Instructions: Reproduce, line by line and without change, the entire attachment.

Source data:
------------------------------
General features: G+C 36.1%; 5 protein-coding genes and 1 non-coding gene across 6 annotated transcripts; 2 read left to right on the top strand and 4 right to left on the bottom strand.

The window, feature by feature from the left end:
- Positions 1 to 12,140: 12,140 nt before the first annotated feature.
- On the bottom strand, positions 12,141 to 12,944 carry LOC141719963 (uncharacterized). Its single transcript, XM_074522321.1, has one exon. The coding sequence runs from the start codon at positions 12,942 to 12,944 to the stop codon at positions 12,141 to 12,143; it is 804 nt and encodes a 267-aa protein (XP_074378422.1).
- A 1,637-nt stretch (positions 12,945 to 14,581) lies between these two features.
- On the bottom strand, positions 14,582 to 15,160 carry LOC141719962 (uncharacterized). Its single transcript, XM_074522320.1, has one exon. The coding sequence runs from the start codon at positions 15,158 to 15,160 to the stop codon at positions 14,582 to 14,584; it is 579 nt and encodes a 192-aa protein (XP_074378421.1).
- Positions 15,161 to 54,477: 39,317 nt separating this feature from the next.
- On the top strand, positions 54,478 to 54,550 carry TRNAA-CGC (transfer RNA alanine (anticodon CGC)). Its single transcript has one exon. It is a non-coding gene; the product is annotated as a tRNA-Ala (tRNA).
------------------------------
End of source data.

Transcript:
General features: G+C 36.1%; 5 protein-coding genes and 1 non-coding gene across 6 annotated transcripts; 2 read left to right on the top strand and 4 right to left on the bottom strand.

The window, feature by feature from the left end:
- Positions 1 to 12,140: 12,140 nt before the first annotated feature.
- On the bottom strand, positions 12,141 to 12,944 carry LOC141719963 (uncharacterized). Its single transcript, XM_074522321.1, has one exon. The coding sequence runs from the start codon at positions 12,942 to 12,944 to the stop codon at positions 12,141 to 12,143; it is 804 nt and encodes a 267-aa protein (XP_074378422.1).
- A 1,637-nt stretch (positions 12,945 to 14,581) lies between these two features.
- On the bottom strand, positions 14,582 to 15,160 carry LOC141719962 (uncharacterized). Its single transcript, XM_074522320.1, has one exon. The coding sequence runs from the start codon at positions 15,158 to 15,160 to the stop codon at positions 14,582 to 14,584; it is 579 nt and encodes a 192-aa protein (XP_074378421.1).
- Positions 15,161 to 54,477: 39,317 nt separating this feature from the next.
- On the top strand, positions 54,478 to 54,550 carry TRNAA-CGC (transfer RNA alanine (anticodon CGC)). Its single transcript has one exon. It is a non-coding gene; the product is annotated as a tRNA-Ala (tRNA).